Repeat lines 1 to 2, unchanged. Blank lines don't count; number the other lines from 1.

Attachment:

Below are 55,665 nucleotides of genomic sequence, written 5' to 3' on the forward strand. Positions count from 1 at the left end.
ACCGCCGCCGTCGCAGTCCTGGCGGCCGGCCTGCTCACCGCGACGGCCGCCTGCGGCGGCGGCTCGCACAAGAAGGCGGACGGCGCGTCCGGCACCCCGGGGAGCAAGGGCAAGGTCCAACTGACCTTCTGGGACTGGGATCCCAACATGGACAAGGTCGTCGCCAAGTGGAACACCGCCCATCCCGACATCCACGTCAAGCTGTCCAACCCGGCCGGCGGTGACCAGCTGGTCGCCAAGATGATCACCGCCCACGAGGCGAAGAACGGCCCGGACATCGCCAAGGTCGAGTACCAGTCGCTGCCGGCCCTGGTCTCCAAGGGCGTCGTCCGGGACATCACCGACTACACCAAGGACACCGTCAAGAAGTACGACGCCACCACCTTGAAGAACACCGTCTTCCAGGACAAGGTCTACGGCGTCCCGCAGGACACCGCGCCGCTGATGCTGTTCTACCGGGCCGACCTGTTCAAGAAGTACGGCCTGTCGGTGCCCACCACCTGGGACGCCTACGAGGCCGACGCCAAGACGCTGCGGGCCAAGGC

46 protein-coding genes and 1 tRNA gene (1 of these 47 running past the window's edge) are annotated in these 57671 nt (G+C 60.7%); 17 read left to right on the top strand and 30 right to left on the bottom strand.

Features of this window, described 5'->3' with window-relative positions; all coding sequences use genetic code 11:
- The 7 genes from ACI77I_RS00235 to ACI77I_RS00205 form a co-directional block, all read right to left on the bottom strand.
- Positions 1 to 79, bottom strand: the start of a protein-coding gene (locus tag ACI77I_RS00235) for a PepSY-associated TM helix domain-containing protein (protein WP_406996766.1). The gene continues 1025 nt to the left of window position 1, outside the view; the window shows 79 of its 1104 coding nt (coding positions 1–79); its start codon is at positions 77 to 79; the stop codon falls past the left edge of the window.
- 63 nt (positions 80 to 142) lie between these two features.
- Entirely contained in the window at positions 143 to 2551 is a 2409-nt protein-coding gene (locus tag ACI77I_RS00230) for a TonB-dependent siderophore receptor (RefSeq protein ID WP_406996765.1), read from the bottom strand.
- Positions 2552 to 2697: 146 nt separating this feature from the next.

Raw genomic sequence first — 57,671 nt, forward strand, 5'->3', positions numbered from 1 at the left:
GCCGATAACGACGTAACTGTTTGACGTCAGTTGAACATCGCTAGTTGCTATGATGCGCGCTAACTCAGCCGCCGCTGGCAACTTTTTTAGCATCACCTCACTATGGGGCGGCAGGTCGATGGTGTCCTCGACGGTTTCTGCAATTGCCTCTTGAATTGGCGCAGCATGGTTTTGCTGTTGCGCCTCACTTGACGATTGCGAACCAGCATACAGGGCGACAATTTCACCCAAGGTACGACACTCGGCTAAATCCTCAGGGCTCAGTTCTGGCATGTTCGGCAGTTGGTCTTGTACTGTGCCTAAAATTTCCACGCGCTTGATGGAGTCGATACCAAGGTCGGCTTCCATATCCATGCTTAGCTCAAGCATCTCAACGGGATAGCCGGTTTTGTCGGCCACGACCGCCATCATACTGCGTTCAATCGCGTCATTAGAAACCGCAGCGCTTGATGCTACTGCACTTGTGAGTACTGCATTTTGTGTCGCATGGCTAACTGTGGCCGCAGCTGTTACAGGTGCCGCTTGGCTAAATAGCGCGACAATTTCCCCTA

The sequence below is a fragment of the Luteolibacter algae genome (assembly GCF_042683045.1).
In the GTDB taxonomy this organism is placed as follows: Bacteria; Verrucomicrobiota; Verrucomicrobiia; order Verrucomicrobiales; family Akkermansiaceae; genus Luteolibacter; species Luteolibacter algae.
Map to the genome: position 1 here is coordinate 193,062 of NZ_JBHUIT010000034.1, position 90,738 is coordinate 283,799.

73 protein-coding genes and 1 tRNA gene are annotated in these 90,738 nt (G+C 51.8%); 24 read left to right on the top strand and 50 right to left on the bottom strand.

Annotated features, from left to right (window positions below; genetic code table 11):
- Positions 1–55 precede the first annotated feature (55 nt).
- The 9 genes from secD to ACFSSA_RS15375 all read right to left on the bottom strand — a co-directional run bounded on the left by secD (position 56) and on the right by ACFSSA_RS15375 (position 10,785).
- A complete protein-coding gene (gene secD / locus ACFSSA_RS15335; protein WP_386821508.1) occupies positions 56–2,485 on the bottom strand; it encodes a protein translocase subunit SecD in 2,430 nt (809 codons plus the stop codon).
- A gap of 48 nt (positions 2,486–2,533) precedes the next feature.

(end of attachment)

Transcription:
Below are 55,665 nucleotides of genomic sequence, written 5' to 3' on the forward strand. Positions count from 1 at the left end.
ACCGCCGCCGTCGCAGTCCTGGCGGCCGGCCTGCTCACCGCGACGGCCGCCTGCGGCGGCGGCTCGCACAAGAAGGCGGACGGCGCGTCCGGCACCCCGGGGAGCAAGGGCAAGGTCCAACTGACCTTCTGGGACTGGGATCCCAACATGGACAAGGTCGTCGCCAAGTGGAACACCGCCCATCCCGACATCCACGTCAAGCTGTCCAACCCGGCCGGCGGTGACCAGCTGGTCGCCAAGATGATCACCGCCCACGAGGCGAAGAACGGCCCGGACATCGCCAAGGTCGAGTACCAGTCGCTGCCGGCCCTGGTCTCCAAGGGCGTCGTCCGGGACATCACCGACTACACCAAGGACACCGTCAAGAAGTACGACGCCACCACCTTGAAGAACACCGTCTTCCAGGACAAGGTCTACGGCGTCCCGCAGGACACCGCGCCGCTGATGCTGTTCTACCGGGCCGACCTGTTCAAGAAGTACGGCCTGTCGGTGCCCACCACCTGGGACGCCTACGAGGCCGACGCCAAGACGCTGCGGGCCAAGGC